Norwegian media has been flooded by images of a tall young man, with mid-length blonde hair and bright blue eyes since early Saturday. They are pictures of Anders Behrin Breivik, who has been identified by local media as the number one suspect in Friday’s deadly attacks in Norway’s capital Oslo and its neighbouring Utoeya island, which left a total of at least 77 dead.
Police arrested the 32-year-old “ethnic” Norwegian on Friday in connection with the two attacks. Although the police at first refused to confirm his identity, Breivik’s lawyer, Geir Lippestad, revealed on Sunday that his client had admitted responsibility for the “cruel” but “necessary” acts. Norway’s acting Police Chief Sveinung Sponheim later said that the suspect claimed to have acted alone.
In the wake of the tragedy, the Norwegian television station TV2
reported that Breivik had close ties to right-wing extremists and possessed several guns registered under his name. Meanwhile, Sponheim said the suspect “had certain anti-Muslim tendencies”, in an interview with the state-owned broadcasting company, NRK, before saying that “it is too early to say if this was a motive for the act”.
Another police official, Roger Andresen, described the suspect as “fundamentalist Christian”.
Police performed an overnight search of the suspect’s long-time former residence in western Oslo, as well as his new home near Rena, in the north of the capital.
Aside from public tax records, which show that Breivik earned no income in 2009 and close to nothing in the years before, very little was known at first about the alleged perpetrator of the worst violence to hit Norway since World War II.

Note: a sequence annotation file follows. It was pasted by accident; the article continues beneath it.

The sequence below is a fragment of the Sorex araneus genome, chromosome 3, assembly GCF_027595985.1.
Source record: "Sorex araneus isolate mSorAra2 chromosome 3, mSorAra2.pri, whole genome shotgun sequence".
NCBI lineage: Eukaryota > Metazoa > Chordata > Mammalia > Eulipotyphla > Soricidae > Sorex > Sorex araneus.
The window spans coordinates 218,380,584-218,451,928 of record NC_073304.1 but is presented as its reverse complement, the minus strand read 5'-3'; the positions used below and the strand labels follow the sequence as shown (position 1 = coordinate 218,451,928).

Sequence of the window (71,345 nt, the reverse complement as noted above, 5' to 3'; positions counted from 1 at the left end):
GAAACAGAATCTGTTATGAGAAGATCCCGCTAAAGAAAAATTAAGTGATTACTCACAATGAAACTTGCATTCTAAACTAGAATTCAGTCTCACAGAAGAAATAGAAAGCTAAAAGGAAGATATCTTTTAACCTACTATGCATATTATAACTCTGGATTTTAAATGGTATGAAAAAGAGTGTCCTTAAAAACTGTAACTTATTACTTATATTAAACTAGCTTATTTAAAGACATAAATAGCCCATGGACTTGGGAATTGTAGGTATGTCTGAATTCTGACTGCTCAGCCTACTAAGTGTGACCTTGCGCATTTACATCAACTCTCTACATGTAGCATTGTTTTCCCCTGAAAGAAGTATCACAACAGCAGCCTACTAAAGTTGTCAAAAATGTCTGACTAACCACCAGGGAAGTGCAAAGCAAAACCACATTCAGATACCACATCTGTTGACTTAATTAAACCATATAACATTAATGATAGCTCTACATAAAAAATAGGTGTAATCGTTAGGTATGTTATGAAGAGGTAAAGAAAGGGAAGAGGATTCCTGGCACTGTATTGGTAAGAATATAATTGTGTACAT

Internet reveals traces of Breivik
The search for answers eventually led to the Internet, where Norwegian media were able to dig up comments Breivik had posted on the site www.document.no
, expressing nationalist viewpoints and hostile attitudes toward a multicultural society.
Local media also quickly identified what they believe to be Breivik’s Twitter account
, where he allegedly quoted British philosopher John Stuart Mill on July 17, writing in English, “One person with a belief is equal to a force of 100,000 who have only interests”.
Breivik’s Facebook page, which has since been made unavailable, revealed that the former business school student described himself as conservative, Christian and single. His interests included hunting and games such as “World of Warcraft” and “Modern Warfare 2”. He also presented himself as the head of Breivik Geofarm, an organic farm that could given him access to certain chemical products used to make explosives.
According to the spokesperson for a Norwegian agricultural supply company, Breivik did in fact order six tonnes of fertiliser in May, but called the purchase “a relatively standard order”.
Although Breivik’s personal Facebook page has been taken down in the wake of Friday’s deadly attacks, the social networking site now boasts several others using his name, some of which call for Breivik to be condemned to death.